She crawled up on a church pew and lay down next to me while waiting for Nurse Grace to come get her. Here are a couple more pictures:

She has actually gained a tiny bit of weight, which they are happy about because some dogs lose weight during treatment. Yup, this is Jezebel – get serious. There is no such thing as a dog biscuit that doesn’t have her name on it - even those that belong to Evelyn.

Nurse Claudia grew up with Samoyeds and is thrilled to be working with Jezebel (“She is so cuddly!”). I suspect Claudia shoved aside all the nurses to get the chance to work with another Samoyed – who wouldn’t??? She let me look at the CT scan test results. I don’t know what they meant but there you go. Apparently, the shoot the radiation at Jezebel’s muzzle from the sides.

Claudia said she did beautifully. I picked her up before she had completely come out of it which in some ways made it easier on her because she slept all the way home. She has been sleeping it off all afternoon. She hasn't really gotten her land legs, yet. No pain meds offered or expected to be needed. If this goes like the other visits, she should be up and at 'em tomorrow like this never happened.

They re-applied her war paint but tell me that they won’t shave her muzzle anymore. Hopefully, that means the white hair should be back in a matter of days or weeks. In certain light, you can already see that it is well on the way. They also said that, more than likely, she won’t even get a burn on her nose. She goes back next Thursday for her third radiation treatment (when she might get the burn) and her next vaccine injection.

Evelyn was thrilled to see us when we got home. Husband said she commenced to howling before we’d even gotten out of the garage but since he was working at home, she settled right back down.

I’m off to check on her – she is starting to become more alert. I bet she is hungry.

Tuesday, July 22, 2008

Alternative blocks

I am getting down to only needing a few more Patriotic Blocks before I can start thinking about how I want to put it together. I'm thinking that I might go with the following alternative block:

I might make the center paper pieced whirligig from scraps used from the other blocks but haven't decided, yet. It is still a work in progress.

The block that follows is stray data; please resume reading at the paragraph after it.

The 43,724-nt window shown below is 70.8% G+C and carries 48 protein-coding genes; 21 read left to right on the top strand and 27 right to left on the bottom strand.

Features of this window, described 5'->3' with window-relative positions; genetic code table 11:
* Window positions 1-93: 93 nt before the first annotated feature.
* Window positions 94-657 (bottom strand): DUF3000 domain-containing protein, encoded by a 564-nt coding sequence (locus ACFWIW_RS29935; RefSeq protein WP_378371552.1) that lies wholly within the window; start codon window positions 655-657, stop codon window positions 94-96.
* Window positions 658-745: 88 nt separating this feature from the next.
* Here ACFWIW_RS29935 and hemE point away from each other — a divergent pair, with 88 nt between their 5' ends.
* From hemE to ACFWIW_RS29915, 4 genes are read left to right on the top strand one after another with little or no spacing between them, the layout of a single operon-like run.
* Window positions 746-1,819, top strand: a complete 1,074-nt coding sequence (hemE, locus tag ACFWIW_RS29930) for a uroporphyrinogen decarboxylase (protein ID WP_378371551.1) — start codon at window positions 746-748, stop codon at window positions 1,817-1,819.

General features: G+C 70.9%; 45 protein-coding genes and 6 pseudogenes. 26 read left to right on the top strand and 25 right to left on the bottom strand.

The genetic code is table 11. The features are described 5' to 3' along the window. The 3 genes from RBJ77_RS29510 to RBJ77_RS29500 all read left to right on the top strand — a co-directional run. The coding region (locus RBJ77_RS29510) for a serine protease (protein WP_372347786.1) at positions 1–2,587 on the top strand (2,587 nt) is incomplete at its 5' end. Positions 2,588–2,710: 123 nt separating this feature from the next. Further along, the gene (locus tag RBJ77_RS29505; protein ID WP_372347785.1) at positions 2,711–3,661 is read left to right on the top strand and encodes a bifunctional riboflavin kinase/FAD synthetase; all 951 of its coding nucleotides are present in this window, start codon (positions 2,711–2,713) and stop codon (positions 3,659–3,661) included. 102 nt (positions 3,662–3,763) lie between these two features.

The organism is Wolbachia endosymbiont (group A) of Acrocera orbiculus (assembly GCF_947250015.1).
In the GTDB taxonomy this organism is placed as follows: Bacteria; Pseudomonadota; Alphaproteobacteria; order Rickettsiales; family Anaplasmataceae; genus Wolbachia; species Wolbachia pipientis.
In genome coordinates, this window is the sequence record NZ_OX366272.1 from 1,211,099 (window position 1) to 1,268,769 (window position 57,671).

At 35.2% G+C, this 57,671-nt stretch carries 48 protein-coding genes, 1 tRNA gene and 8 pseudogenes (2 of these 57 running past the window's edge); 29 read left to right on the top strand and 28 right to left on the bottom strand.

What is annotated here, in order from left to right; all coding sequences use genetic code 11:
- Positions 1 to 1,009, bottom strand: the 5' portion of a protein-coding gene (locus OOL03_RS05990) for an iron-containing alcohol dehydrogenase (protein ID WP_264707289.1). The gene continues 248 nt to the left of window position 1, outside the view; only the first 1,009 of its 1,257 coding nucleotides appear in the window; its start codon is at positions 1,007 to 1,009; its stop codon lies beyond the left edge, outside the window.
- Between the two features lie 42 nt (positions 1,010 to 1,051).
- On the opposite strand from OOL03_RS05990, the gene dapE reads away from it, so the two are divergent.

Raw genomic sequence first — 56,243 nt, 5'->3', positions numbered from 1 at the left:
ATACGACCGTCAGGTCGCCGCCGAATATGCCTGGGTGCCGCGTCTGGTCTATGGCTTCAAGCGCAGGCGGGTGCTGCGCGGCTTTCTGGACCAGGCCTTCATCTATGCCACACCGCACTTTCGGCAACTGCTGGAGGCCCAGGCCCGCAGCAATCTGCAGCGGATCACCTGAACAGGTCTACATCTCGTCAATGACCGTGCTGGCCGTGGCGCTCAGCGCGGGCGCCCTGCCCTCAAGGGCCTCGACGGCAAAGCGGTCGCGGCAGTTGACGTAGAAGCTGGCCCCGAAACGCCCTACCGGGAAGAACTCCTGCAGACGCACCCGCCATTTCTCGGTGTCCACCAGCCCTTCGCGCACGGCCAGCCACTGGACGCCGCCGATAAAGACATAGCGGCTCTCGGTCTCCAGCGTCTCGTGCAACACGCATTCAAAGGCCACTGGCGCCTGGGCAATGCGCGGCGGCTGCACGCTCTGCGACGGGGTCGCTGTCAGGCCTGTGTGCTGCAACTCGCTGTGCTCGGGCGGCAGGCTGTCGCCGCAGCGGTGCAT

Jezebel's whiskers are growing back and snuggling with her is like kissing husband on Sunday. She tried to fake him out again at 2:30 a.m. She charged screaming down the stairs and when he went to open the back door, she switched around to try to jump back into the bed. However, he is on to her tricks and insisted that she go outside to pee. She got back at him - she wouldn't come back in. He had to get up to go to work at 5:00 while she slept late and snuggled.

Husband - 1
Jezebel - 2

Monday, July 21, 2008

Second thoughts on the Austrian Block

Ya know, that Austria block is starting to grow on me. By having the red rays fade into the background, it kind of makes the blossoms look a bit like sparkles that twinkle along the outside edges. Can you see what I mean?

Or am I just reaching?

I called the Emergency Animal Hospital back in Oklahoma City to ask if they had a website so I could send a picture of Jezebel and thank them for helping her. Instead of actually answering me, they asked why I didn't just send a card.

Well then!

Not long ago, I was involved in a child custody case. The parents couldn't stay in the same room with each other for more than 5 seconds without being at each other's throats. The child is absolutely darling, one of the parents is a doll ("Pat" - not the real name) but the other one ("Chris" - not the real name) is unpleasant, clings to the past, is immature, spiteful, and yells at everyone (including me). I had to wonder what Pat ever saw in Chris in the first place. I even had to write a letter to Chris' attorney (A2) begging A2 to get Chris under control. Now back to Pat - that parent was a pleasure to work with. Polite, sweet, considerate, even tempered. Chris had reported that Pat was a bit of a terror but you had to consider the source.